Why Exfiltration of Data is Your Biggest Threat
By |Published On: June 18th, 2023|12 min read|Categories: Data Exfiltration|

Why Exfiltration of Data is the Biggest Cyberthreat Facing Your Business

A data breach is one of the most costly issues facing any business today. A typical incident can quickly run into millions of dollars worth of costs to rectify and recover, so it’s no wonder that cyberthreats are named as the number one business risk for 2023, ahead of issues such as rising energy costs and macroeconomic uncertainty. 

One particular danger is the exfiltration of data. This is often a key goal of ransomware attacks, as once cybercriminals have this, they have many options. Often, this involves extorting money from the business or selling valuable personal and financial data on the dark web. 

The Danger of Data Exfiltration

As well as direct costs in the form of ransom payments, exfiltration of data can lead to many other issues. It can cause a major loss of trust among consumers, damaging a firm’s reputation for years to come. In turn, this means lost business and lower growth, and could even threaten the future viability of the company.

What are the Implications of Data Exfiltration?

The consequences of data exfiltration can be severe and wide-ranging. For starters, it can do huge damage to any business’ reputation. Customers will take note that their data is not safe with the business and be very wary of handing over personal and financial information in the future.

On top of this, there is the increased risk of regulatory and legal action. Under GDPR, for example, fines for mishandling or losing data can reach either €20 million or four percent of a firm’s global turnover – whichever is higher. The recent €1.2 billion fine handed out to Meta by Ireland’s data protection regulator illustrates just how seriously authorities take data privacy at all levels. 

Firms also run the risk of giving away trade secrets or other proprietary information to competitors, which could set back future plans and lead to the loss of any competitive edge.

How do Threat Actors Steal Your Data?

There are a wide range of methods ransomware groups can use to attack businesses and exfiltrate data, but the simplest often prove most effective. Many breaches are the results of techniques such as a phishing attack, relying on errors by employees to give hackers access, such as by inadvertently sharing passwords, downloading malware or even sending data directly to cybercriminals after being tricked by email impersonation.

Despite this wide potential for disruption, however, many users remain unaware of key security concepts. According to Proofpoint, for example, more than one in three users are unable to even define key terms such as ‘malware’, ‘phishing’ or ‘ransomware”. This indicates that even though security professionals are well aware of the dangers cybercriminals pose, there’s a lot of work to be done to improve the most vulnerable parts of any business – its people.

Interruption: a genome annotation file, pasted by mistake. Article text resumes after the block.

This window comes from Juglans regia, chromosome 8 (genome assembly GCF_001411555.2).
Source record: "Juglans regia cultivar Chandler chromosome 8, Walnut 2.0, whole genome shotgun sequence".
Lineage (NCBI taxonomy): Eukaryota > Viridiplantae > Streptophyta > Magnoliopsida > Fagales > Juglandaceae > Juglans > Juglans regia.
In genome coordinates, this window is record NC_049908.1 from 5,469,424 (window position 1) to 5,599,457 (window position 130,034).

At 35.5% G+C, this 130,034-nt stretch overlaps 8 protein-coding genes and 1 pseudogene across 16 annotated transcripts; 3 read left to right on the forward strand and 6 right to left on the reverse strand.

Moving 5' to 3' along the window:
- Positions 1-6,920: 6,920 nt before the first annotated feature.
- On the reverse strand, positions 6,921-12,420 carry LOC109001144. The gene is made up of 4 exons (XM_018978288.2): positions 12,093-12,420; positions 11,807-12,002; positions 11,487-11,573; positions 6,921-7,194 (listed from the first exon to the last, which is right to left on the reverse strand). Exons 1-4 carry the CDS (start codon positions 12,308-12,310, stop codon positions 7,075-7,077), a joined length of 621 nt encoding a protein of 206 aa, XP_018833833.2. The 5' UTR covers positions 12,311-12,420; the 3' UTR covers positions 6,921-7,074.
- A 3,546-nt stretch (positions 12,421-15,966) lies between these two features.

Traditionally, companies have sought to tackle these issues with anti-phishing and anti-malware data security tools. However, ransomware groups are increasingly looking to bypass these defenses with techniques such as fileless malware, taking advantage of legitimate tools such as PowerShell. This does not contain key signatures that legacy protections would look for, making it easier for the exfiltration of data to be undetected.

What Will Hackers Do With The Data They Steal?

Once cybercriminals have a firm’s data, the most common next step is to extort enterprises into making a payment. In a traditional ransomware attack, where data is simply encrypted or corrupted, prepared companies would be able to ignore any demands for money by turning to their backups, with the biggest loss being the time it takes to restore such data.

If data has also been exfiltrated, this puts greater pressure on businesses to pay up. If they don’t, they run the risk of having highly sensitive information publicly released, as well as the associated negative publicity this brings. Therefore, many firms feel it will be cheaper in the long run to simply pay up. 

However, this is likely to cause more problems than it solves. The majority of firms that do pay up to end a ransomware attack will be targeted again, as they are signaling to cybercriminals that they are a worthwhile target.

Where is the Majority of Exfiltrated Data Going?

44-percent-of-exfiltrated-data-goes-to-Russia-or-China

BlackFog’s 2022 Ransomware Attack Report examined the global data exfiltration market and found that nearly half of attacks that exfiltrate data originate from Russia or China. Last year, 27 percent of attacks sent stolen information to China – an 11 percent increase on the previous year. Meanwhile, 17 percent of exfiltrated data went to Russia, which marked a five percent rise on 2021.

Almost half of attacks (46 percent) are aimed at organizations in the United States, followed by the UK (seven percent) and Canada (six percent), illustrating the geopolitical issues related to ransomware and data exfiltration that firms will need to be aware of, especially if they hold highly sensitive information.

What are the Key Trends for Data Exfiltration?

Recent trends have made it clear that data exfiltration has become the primary goal of many ransomware attacks, as opposed to activities such as encrypting data. Indeed, last year, data exfiltration was a factor in almost nine out of ten incidents. Therefore, its vital firms are up to speed on what this means for their cybersecurity strategy.

What Types of Data Exfiltration Organizations Currently Experience?